Below the Tip of the Iceberg

The tip of an iceberg is the smallest part of the iceberg. What you don’t see is the massive chunk of ice that makes up the bulk of an iceberg, but which remains hidden underwater. That’s a perfect metaphor for movies. What you see is just part of the story. What you don’t see is what really makes the movie worth watching.

If you’ve watched any action/thriller film like “2012,” “Transformers: Revenge of the Fallen,” or “Independence Day,” you’ll find yourself bombarded by massive special effects that act like cotton candy for your mind. It’s fun to see things blow up and collapse, but just showing massive scenes of destruction is actually as boring as seeing a train arriving at a station like the early films used to show.

Back when film was new, people were excited about watching anything that moved, even something as mundane as a train. Unfortunately, too many movies mistake special effects and explosions for a compelling story line. While movies like “Tranformers” or “Independence Day” may deliver the exciting visual scenes of carnage and destruction that you like, they really need to give you something more so all the exciting action on the screen actually has some supporting base for why you should care in the first place.

This story is the stuff that you don’t see in a movie, but it’s there. “Titanic” wasn’t just about a luxury ocean liner sinking. It was about a woman feeling trapped and being freed from her life towards exploring the world on her terms. That’s what made people go back to see “Titanic” over and over again. The story resonated with our hearts. Nobody cared about seeing the Titanic sink more than once, but under the context of the story, which we do care about, people did want to see the Titanic sink again because now the sinking had meaning.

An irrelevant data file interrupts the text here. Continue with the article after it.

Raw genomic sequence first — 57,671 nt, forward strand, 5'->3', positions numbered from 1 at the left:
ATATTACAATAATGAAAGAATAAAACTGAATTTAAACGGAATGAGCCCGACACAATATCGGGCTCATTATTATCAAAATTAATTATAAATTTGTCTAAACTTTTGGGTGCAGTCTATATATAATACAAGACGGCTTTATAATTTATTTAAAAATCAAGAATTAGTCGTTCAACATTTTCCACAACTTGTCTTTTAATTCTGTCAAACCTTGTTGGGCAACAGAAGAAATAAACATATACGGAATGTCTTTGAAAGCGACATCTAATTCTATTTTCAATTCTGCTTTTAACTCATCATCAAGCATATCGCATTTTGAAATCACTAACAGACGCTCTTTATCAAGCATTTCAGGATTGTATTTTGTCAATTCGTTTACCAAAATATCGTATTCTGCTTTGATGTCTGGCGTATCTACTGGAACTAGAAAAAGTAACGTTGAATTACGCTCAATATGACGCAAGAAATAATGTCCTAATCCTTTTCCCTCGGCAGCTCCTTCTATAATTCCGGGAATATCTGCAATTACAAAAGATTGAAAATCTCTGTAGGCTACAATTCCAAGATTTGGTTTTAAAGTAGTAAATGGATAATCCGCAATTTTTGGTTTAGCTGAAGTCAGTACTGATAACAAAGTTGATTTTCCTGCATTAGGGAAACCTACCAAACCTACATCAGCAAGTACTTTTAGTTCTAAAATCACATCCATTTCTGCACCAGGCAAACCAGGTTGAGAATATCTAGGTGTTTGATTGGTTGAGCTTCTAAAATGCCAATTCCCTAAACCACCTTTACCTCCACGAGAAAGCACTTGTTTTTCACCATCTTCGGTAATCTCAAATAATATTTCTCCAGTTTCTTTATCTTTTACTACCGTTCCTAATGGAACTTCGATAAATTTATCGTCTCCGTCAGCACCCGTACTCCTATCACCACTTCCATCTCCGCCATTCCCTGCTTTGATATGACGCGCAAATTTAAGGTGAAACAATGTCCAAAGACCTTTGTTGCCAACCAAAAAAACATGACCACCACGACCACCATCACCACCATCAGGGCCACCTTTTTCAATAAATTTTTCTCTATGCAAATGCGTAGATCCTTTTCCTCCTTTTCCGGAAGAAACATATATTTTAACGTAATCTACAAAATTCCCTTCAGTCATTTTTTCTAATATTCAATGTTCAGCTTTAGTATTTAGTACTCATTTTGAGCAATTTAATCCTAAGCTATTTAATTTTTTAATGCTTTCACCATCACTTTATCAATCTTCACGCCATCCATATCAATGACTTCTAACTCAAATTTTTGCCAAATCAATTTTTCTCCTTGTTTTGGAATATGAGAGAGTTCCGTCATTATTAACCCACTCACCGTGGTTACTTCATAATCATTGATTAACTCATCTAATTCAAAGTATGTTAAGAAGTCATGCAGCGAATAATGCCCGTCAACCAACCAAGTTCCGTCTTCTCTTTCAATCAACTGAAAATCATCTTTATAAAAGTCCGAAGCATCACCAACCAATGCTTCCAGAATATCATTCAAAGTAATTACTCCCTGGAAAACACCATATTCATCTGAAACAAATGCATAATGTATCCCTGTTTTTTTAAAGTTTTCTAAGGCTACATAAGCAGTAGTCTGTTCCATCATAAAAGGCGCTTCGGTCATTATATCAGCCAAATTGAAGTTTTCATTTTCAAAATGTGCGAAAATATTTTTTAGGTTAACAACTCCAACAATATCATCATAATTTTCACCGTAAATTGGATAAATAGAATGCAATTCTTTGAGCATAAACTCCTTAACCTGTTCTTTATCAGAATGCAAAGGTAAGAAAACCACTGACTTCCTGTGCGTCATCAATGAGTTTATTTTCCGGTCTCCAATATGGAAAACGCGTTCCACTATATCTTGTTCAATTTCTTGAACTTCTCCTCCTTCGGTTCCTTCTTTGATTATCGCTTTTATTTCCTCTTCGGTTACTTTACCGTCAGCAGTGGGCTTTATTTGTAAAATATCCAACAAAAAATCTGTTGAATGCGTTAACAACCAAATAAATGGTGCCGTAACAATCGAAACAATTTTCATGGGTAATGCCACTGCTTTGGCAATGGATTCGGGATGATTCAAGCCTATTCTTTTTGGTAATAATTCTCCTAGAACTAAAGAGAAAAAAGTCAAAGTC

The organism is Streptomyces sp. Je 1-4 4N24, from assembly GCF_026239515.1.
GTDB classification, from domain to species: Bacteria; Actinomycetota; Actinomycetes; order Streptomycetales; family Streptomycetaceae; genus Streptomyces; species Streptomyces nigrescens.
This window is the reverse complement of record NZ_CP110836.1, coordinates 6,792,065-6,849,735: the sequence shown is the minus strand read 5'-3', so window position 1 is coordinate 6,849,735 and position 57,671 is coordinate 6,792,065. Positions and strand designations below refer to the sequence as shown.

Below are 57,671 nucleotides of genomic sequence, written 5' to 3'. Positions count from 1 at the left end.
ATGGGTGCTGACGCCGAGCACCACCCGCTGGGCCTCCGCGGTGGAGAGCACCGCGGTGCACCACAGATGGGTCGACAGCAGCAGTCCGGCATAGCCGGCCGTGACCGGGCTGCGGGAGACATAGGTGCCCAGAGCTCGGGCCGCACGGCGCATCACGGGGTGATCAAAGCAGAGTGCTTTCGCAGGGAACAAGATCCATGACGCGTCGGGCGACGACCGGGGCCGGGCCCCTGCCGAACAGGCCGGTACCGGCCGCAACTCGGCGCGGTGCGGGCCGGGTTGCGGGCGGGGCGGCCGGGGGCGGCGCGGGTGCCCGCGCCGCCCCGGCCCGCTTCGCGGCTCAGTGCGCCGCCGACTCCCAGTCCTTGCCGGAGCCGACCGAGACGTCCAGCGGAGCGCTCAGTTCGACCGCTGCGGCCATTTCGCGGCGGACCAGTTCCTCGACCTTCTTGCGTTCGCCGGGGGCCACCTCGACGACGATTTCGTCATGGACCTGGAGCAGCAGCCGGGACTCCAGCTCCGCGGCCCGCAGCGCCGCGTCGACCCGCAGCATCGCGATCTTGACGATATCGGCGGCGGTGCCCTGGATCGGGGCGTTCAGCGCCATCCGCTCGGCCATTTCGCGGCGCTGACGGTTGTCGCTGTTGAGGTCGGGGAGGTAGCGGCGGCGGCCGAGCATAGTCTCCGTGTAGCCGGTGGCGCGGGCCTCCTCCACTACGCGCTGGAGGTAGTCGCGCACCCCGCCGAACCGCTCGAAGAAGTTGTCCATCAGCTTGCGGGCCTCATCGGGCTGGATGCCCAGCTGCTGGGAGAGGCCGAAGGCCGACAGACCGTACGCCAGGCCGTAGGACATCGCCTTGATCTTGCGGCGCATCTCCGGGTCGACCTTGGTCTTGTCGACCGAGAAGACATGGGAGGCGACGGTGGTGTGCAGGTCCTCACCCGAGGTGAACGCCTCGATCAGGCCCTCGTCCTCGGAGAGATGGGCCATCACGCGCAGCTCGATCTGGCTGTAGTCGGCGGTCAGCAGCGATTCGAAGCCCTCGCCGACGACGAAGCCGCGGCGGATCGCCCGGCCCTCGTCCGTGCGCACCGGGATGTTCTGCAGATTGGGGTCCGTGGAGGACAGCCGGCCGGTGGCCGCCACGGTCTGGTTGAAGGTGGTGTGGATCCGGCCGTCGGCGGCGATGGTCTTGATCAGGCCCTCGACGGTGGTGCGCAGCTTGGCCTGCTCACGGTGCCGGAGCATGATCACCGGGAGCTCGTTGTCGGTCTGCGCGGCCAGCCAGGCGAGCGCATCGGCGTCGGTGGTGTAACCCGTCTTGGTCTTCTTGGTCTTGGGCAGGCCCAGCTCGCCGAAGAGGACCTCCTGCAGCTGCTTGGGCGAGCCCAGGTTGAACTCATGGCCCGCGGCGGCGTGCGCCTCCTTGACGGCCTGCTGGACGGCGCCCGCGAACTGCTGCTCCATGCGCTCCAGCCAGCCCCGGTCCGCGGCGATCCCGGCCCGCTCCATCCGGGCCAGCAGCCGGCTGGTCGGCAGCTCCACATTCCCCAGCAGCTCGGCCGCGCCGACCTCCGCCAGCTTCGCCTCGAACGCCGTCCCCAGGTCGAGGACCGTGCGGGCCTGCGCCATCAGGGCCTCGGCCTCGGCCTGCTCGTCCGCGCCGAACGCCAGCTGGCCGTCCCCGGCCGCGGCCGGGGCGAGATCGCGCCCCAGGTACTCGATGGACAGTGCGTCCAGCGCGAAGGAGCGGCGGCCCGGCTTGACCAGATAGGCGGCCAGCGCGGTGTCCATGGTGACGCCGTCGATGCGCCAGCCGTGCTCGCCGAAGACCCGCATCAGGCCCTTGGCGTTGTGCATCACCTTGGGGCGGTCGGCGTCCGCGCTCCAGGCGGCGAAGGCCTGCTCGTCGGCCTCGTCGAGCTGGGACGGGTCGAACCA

That’s what’s lacking in movies like “Transformers.” Sure there are plenty of explosions and military equipment shooting and blowing things up. But is there really a story underneath all these special effects? Sort of, but it’s not a very emotional story. Even “Independence Day” was really about a man trying to prove himself as both a President and a father. He just needed to blow up flying saucers and save the world to do it.

“Titanic” wasn’t about a sinking ship disaster movie. It was about leaving behind your fears and being willing to embrace a new world. The sinking ship just happened to be the obstacle that threatened to keep the woman from truly mastering her life.

The tip of the iceberg is what you see in the trailers to get you all excited about watching skyscrapers falling apart or seeing an ocean liner sink. But a movie still needs to tell you a compelling story that relates to your emotions.

When watching “Titanic,” everyone can relate to the feeling of being trapped in life and wanting something better. When watching “Transformers,” everyone can see a lot of special effects and that’s about it.

Think of every great movie. What made it great? Was it the special effects or was it the story? Once you decide for yourself what the answer might be, the answer should help you decide what’s most important for your screenplay.

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